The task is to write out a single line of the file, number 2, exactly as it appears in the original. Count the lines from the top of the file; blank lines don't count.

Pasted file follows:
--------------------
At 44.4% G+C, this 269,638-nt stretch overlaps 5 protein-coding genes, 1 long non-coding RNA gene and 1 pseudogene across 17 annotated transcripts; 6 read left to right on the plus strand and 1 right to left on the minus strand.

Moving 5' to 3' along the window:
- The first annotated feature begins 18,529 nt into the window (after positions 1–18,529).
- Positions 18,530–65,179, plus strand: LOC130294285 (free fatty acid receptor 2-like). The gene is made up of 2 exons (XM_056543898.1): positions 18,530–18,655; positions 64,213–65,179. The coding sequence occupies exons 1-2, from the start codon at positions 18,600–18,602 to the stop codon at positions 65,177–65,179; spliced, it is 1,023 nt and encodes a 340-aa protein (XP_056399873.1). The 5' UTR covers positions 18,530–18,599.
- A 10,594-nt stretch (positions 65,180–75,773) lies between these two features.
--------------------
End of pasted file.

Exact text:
Moving 5' to 3' along the window: